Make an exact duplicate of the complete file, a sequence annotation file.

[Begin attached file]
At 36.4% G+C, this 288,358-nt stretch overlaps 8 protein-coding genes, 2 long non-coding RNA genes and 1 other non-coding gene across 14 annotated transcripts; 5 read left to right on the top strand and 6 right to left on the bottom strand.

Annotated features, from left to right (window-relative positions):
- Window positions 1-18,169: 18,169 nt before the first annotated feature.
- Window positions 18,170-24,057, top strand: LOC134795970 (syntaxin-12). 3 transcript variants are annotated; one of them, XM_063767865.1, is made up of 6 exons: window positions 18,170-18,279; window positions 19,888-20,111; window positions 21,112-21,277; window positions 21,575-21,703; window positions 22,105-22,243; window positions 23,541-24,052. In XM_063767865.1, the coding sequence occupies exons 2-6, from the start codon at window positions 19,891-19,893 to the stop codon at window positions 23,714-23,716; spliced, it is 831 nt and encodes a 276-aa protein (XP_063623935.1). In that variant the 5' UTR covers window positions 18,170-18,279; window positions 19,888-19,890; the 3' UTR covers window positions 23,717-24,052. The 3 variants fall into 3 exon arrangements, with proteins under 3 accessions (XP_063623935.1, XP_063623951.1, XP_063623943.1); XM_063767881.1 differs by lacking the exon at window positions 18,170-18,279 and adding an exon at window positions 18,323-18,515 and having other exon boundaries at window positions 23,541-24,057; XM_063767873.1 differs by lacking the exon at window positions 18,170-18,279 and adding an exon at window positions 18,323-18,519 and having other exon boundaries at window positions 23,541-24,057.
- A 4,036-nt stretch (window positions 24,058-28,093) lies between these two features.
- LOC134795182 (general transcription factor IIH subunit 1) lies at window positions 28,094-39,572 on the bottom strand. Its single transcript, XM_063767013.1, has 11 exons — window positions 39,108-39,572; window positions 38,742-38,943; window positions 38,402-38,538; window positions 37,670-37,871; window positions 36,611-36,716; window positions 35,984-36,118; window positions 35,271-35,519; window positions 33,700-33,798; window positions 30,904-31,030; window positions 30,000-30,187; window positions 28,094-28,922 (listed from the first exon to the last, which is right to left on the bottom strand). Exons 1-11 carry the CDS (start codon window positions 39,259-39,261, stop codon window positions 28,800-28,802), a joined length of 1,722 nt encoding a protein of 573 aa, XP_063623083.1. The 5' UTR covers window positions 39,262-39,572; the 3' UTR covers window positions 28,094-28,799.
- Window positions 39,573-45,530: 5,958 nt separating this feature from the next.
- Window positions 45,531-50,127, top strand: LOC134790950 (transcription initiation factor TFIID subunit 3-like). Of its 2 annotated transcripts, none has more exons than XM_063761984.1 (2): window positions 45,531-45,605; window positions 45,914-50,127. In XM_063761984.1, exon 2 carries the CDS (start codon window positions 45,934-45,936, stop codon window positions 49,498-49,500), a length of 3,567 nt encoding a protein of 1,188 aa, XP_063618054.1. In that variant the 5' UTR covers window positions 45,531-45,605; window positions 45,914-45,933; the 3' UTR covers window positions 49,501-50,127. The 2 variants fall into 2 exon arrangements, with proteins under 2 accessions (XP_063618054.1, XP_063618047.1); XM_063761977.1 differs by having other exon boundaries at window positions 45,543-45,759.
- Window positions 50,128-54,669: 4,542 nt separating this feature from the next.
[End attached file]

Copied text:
At 36.4% G+C, this 288,358-nt stretch overlaps 8 protein-coding genes, 2 long non-coding RNA genes and 1 other non-coding gene across 14 annotated transcripts; 5 read left to right on the top strand and 6 right to left on the bottom strand.

Annotated features, from left to right (window-relative positions):
- Window positions 1-18,169: 18,169 nt before the first annotated feature.
- Window positions 18,170-24,057, top strand: LOC134795970 (syntaxin-12). 3 transcript variants are annotated; one of them, XM_063767865.1, is made up of 6 exons: window positions 18,170-18,279; window positions 19,888-20,111; window positions 21,112-21,277; window positions 21,575-21,703; window positions 22,105-22,243; window positions 23,541-24,052. In XM_063767865.1, the coding sequence occupies exons 2-6, from the start codon at window positions 19,891-19,893 to the stop codon at window positions 23,714-23,716; spliced, it is 831 nt and encodes a 276-aa protein (XP_063623935.1). In that variant the 5' UTR covers window positions 18,170-18,279; window positions 19,888-19,890; the 3' UTR covers window positions 23,717-24,052. The 3 variants fall into 3 exon arrangements, with proteins under 3 accessions (XP_063623935.1, XP_063623951.1, XP_063623943.1); XM_063767881.1 differs by lacking the exon at window positions 18,170-18,279 and adding an exon at window positions 18,323-18,515 and having other exon boundaries at window positions 23,541-24,057; XM_063767873.1 differs by lacking the exon at window positions 18,170-18,279 and adding an exon at window positions 18,323-18,519 and having other exon boundaries at window positions 23,541-24,057.
- A 4,036-nt stretch (window positions 24,058-28,093) lies between these two features.
- LOC134795182 (general transcription factor IIH subunit 1) lies at window positions 28,094-39,572 on the bottom strand. Its single transcript, XM_063767013.1, has 11 exons — window positions 39,108-39,572; window positions 38,742-38,943; window positions 38,402-38,538; window positions 37,670-37,871; window positions 36,611-36,716; window positions 35,984-36,118; window positions 35,271-35,519; window positions 33,700-33,798; window positions 30,904-31,030; window positions 30,000-30,187; window positions 28,094-28,922 (listed from the first exon to the last, which is right to left on the bottom strand). Exons 1-11 carry the CDS (start codon window positions 39,259-39,261, stop codon window positions 28,800-28,802), a joined length of 1,722 nt encoding a protein of 573 aa, XP_063623083.1. The 5' UTR covers window positions 39,262-39,572; the 3' UTR covers window positions 28,094-28,799.
- Window positions 39,573-45,530: 5,958 nt separating this feature from the next.
- Window positions 45,531-50,127, top strand: LOC134790950 (transcription initiation factor TFIID subunit 3-like). Of its 2 annotated transcripts, none has more exons than XM_063761984.1 (2): window positions 45,531-45,605; window positions 45,914-50,127. In XM_063761984.1, exon 2 carries the CDS (start codon window positions 45,934-45,936, stop codon window positions 49,498-49,500), a length of 3,567 nt encoding a protein of 1,188 aa, XP_063618054.1. In that variant the 5' UTR covers window positions 45,531-45,605; window positions 45,914-45,933; the 3' UTR covers window positions 49,501-50,127. The 2 variants fall into 2 exon arrangements, with proteins under 2 accessions (XP_063618054.1, XP_063618047.1); XM_063761977.1 differs by having other exon boundaries at window positions 45,543-45,759.
- Window positions 50,128-54,669: 4,542 nt separating this feature from the next.